Digital Primitives: Hard-Funkin' Free Jazz In Concert : A Blog Supreme Digital Primitives revealed improvisation as a soulful, soul-bearing journey in a concert from the Contradiction Dance studio in Takoma Park, Md.

Digital Primitives: Hard-Funkin' Free Jazz In Concert

What happens when you arrive late: a bad spot and a blurry Digital Primitives photo. Lars Gotrich hide caption

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Lars Gotrich

What happens when you arrive late: a bad spot and a blurry Digital Primitives photo.

Lars Gotrich

Either the Jazz Internet needs to be clearer, or I'm not a good enough Googler, because I had to call a friend to find out when the Digital Primitives show began this past Sunday. And I was still 30 minutes late.

"You just missed the first song, that's all," said the promoter. Sigh. Jazz Internet, you gotta do better than this!

Digital Primitives is a hard-funkin' blues trio that grinds on free jazz. Comprised of multi-instrumentalist Cooper-Moore, reed player Assif Tsahar and percussionist Chad Taylor, the group just released its third album Hum, Crackle & Pop, on Tsahar's Hopscotch Records. (The first featured Hamid Drake on drums.) You can hear lead track "Walkabout" on this Take Five.

As I entered the Contradiction Dance studio in Takoma Park, Md., Cooper-Moore had taken up a flute and Chad Taylor set up brushes and a snare drum in front of his kit. If you think of free jazz as nothing but overblown squeals, Cooper-Moore has always been one to reveal its meditative side. Over Taylor's swishy brush beats, which felt like sticks wanting to crawl out and play, Cooper-Moore alternated light, Eastern melodies and fluttered notes.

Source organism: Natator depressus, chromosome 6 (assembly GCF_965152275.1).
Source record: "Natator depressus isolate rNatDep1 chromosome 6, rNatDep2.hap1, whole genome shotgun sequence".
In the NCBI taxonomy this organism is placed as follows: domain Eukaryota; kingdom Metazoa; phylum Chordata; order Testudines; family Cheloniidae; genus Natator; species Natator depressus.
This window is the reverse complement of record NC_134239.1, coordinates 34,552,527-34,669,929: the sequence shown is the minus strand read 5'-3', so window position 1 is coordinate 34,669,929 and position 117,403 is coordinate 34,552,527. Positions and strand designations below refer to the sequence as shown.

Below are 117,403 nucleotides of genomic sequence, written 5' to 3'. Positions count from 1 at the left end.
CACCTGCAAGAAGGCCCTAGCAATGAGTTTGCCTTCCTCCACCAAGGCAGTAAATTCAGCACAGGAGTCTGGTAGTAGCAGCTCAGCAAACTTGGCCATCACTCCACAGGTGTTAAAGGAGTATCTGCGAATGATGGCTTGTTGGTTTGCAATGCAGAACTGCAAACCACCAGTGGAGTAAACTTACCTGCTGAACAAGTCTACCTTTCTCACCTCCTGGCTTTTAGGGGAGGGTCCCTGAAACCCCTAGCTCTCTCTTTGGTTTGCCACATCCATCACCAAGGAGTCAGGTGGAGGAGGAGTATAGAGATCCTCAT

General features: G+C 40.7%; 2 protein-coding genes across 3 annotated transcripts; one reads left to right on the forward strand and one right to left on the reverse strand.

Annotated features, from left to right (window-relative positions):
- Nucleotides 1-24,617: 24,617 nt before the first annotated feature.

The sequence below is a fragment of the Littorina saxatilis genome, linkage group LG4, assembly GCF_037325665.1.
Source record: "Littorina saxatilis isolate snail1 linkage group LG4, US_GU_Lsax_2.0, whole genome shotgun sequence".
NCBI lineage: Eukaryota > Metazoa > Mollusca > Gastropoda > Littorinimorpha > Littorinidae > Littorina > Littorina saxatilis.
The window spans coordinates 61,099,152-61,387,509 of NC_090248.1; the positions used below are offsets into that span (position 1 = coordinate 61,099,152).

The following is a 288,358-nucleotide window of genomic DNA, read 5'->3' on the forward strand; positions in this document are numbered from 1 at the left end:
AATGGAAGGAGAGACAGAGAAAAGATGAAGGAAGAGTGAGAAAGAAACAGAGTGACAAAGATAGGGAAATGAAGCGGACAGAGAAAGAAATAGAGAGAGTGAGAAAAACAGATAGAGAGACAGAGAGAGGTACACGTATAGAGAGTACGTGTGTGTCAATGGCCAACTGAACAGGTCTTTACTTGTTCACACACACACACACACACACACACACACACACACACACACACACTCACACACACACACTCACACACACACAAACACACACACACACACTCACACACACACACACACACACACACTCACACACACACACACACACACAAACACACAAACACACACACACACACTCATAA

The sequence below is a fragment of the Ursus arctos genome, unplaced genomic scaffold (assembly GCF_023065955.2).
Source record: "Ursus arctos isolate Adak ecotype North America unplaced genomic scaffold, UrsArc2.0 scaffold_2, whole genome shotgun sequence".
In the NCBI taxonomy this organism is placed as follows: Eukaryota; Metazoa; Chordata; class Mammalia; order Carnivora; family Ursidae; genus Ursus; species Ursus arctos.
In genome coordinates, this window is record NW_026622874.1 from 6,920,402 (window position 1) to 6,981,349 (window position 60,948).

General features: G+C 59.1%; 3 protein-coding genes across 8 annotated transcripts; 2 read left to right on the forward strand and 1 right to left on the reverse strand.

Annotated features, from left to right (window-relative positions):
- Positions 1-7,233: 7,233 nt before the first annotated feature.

But as reverent and peaceful as Cooper-Moore can be, Digital Primitives is really a gnarly blues animal. The howl that came out of Cooper-Moore shouldn't have been surprising given past protest records like America, but his voice pierced the dance studio mirrors and pummeled everyone in the room. Saxophonist Assif Tsahar picked up on the vocal melody, slowly tearing it apart after each repetition as Chad Taylor hit a funk pocket that'd make ?uestlove do a double-take. Taking up his diddley-bow ("a lap fretless bass suspended in air and played with sticks"), Cooper-Moore channeled the explorative funk bass of Jamaaladeen Tacuma (Ornette Coleman's Prime Time) on an instrument with only one string.

The extended improvisation that followed, titled "The Old Lady In Blue A Damsel Still," is really unlike anything I've heard in jazz right now. All three musicians pounded into their instruments with truth-seeking fervor, twisted and wrangled as it was. There were touches of James Blood Ulmer's blues-tinged free-music -- perhaps a bit of the aforementioned Prime Time -- but at Contradiction Dance, Digital Primitives revealed improvisation as a soulful journey. The medium for such a journey might be an odd one, but didn't we heed the desperate call of Sly and the Family Stone's Stand!? If I have to holler, dance and writhe, I will follow Digital Primitives wherever they go.